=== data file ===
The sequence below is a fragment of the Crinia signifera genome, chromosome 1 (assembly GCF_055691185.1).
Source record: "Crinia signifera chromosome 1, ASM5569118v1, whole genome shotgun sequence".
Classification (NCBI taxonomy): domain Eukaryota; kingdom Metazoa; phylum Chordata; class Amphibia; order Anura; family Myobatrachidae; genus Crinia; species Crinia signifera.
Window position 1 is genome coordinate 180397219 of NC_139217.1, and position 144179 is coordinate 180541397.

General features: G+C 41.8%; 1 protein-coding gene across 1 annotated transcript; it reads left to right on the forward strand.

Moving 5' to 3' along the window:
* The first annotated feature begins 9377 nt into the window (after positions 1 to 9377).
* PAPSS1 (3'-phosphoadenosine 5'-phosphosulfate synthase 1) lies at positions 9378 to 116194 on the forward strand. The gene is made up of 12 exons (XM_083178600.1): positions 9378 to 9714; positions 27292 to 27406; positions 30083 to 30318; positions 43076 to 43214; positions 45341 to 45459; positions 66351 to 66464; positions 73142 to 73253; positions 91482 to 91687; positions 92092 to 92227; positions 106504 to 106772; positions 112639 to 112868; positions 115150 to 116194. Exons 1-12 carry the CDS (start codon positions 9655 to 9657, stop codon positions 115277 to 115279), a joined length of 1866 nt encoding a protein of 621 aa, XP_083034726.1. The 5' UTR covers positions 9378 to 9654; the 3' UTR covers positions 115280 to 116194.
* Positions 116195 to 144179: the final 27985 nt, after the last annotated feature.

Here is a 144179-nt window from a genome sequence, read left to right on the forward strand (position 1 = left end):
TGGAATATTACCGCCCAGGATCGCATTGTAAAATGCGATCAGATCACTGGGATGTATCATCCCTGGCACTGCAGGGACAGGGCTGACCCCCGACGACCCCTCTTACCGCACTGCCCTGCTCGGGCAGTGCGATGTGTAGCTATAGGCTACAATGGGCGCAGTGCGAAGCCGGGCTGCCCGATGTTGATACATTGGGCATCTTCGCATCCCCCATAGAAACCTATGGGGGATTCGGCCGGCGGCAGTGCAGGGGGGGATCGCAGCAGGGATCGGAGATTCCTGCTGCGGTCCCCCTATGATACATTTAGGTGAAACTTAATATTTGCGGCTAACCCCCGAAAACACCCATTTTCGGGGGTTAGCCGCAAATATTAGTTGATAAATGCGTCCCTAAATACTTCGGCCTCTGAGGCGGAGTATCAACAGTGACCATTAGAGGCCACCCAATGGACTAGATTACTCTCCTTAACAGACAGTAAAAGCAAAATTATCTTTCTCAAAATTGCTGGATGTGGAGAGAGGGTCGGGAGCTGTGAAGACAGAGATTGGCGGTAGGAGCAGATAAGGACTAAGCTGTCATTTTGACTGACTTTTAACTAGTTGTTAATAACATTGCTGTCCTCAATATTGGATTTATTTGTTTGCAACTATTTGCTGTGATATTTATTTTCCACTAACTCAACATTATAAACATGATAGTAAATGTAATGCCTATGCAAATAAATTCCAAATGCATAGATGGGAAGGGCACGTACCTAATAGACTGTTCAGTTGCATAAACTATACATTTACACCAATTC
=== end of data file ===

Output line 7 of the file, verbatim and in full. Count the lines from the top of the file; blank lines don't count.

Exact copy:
* The first annotated feature begins 9377 nt into the window (after positions 1 to 9377).